By Chris Bamford
Vitamin D is an extremely important vitamin for our bodies. Known as the sun vitamin, we mainly get vitamin D from exposure to UVB rays, but it is also available in a small number of foods.
Vitamin D deficiency is rapidly rising as a cause for concern in both dancers and non-dancers. At the 2010 IADMS (International Association of Dance Medicine and Science) conference there was a presentation highlighting the increasing levels of vitamin D deficiency in dancers.
It was also reported in a study in the Clinical Journal of Sport Medicine, dated September 2010, that there is a need for a focus on vitamin D levels, especially for dancers. In this study research was done with 98 athletes of indoor sports from the ages of 10 – 30, including dancers, who live in sunny countries. Out of all athletes tested 73% came back vitamin D deficient and 93% of the dancers tested were vitamin D deficient. It was concluded that the levels of vitamin D deficiency were high due to the large number of hours spent training indoors. Anti-skin cancer campaigns such as ‘Slip Slop Slap’ have also played a role, even though the Cancer Council website states that if you are sensible with your sun protection you can spend a little time in the sun and get a healthy vitamin D dosage, without putting yourself at high risk of skin cancer. (For detailed information visit www.cancer.org.au/cancersmartlifestyle/SunSmart/VitaminD.htm)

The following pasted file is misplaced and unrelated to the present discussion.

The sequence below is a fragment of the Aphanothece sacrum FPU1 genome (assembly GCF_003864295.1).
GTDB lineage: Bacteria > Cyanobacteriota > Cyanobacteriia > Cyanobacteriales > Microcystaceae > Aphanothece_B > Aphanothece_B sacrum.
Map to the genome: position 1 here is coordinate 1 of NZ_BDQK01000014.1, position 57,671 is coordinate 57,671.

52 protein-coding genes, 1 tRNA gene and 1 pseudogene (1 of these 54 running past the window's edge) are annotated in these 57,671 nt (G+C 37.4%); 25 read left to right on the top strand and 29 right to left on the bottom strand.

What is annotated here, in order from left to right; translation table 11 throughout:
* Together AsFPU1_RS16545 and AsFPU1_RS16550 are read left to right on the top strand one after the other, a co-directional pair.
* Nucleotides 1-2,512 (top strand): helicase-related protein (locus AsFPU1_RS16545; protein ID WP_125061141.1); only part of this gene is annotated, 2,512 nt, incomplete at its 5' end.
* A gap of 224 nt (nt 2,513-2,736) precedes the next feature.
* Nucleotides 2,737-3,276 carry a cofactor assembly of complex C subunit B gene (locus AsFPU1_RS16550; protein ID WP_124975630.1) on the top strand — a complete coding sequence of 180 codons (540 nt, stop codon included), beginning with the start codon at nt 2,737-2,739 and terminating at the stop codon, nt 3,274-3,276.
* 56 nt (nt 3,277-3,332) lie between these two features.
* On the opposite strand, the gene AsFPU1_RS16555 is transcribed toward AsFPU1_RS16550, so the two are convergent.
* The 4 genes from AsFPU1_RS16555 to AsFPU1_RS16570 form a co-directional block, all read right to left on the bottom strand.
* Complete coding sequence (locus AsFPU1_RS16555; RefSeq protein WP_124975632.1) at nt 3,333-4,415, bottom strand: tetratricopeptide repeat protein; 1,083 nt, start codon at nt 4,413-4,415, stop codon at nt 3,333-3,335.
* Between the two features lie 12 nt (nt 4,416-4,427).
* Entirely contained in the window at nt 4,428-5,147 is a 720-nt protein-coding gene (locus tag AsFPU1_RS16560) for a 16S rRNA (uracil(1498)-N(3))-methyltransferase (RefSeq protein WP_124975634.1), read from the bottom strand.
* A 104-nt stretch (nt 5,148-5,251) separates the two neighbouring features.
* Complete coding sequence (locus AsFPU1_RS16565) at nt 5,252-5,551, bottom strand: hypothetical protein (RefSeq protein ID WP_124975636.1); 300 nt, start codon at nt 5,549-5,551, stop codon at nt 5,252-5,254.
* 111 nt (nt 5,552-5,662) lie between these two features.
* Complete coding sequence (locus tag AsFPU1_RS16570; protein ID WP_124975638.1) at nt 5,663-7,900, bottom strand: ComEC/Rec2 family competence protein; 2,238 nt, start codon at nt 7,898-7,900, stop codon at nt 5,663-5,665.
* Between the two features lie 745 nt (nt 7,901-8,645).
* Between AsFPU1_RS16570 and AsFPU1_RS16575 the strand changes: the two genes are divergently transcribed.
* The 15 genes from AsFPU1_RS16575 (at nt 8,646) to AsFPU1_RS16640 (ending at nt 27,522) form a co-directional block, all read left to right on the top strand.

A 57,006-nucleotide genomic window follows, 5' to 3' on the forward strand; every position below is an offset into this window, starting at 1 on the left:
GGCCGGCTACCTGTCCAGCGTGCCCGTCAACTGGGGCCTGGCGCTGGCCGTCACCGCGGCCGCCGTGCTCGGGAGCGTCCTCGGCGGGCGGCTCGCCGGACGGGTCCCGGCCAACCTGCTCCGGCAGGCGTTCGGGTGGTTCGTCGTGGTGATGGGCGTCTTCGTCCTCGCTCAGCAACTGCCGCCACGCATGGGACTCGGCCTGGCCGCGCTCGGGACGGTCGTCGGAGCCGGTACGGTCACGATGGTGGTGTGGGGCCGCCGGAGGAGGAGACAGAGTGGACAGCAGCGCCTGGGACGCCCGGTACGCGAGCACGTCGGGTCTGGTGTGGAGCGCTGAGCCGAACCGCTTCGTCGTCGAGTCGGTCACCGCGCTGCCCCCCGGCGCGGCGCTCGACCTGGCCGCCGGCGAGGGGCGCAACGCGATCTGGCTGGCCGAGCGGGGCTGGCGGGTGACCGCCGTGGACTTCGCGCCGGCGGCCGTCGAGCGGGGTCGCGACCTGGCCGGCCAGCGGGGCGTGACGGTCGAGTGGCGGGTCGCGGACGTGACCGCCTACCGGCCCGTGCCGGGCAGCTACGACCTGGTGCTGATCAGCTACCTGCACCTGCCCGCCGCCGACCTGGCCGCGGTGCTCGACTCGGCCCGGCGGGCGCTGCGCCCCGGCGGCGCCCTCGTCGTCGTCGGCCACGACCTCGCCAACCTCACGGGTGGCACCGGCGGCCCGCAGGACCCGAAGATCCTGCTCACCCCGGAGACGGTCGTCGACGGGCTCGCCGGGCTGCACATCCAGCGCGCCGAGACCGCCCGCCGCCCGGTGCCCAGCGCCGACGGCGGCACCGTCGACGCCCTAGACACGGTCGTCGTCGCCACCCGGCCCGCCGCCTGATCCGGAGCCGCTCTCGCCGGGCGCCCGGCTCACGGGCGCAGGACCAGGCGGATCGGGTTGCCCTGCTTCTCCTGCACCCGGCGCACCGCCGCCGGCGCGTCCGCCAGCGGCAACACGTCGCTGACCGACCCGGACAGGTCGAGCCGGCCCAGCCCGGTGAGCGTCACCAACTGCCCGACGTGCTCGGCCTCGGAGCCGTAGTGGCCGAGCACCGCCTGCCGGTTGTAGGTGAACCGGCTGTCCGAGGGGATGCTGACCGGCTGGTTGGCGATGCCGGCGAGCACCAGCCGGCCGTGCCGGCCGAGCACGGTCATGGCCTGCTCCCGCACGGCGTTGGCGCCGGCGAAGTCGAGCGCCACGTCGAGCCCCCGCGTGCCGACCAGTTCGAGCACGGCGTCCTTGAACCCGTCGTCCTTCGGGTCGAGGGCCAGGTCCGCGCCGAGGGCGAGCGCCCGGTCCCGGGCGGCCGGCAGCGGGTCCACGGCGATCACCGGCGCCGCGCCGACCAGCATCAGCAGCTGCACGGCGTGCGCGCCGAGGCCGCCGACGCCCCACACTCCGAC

But why is Vitamin D so important?
Reduced levels of Vitamin D can lead to reduced levels of calcium, as our bodies need vitamin D to absorb calcium. This can lead to weaker bones, bone stress or stress fracture injury. Dancers who injure frequently or who are very slow to heal may actually be vitamin D deficient. Vitamin D deficiency can also cause the wasting of Type 2 muscle fibres (fast twitch fibres). This means that the power able to be generated in our muscles is reduced, affecting elevation and speed.
It is important to get your vitamin D levels checked by your GP if you believe you may be vitamin D deficient. It’s just a simple blood test. You can boost your vitamin D intake by supplements, eating vitamin D rich foods such as tuna, salmon and egg yolk, and spending some time in the sun. Be careful though, as too much sun exposure, particularly in Australia, can be dangerous and leave you at risk of skin cancer. Speak to your doctor about a recommended vitamin D dosage for your body, as overdosing can have other health risks.
For further information on Vitamin D visit these resources/references:
This is merely an advice column. Please consult your doctor before making any changes to your diet or activities. Dance Informa Pty Ltd is not liable for any action taken as a result of reading this article.
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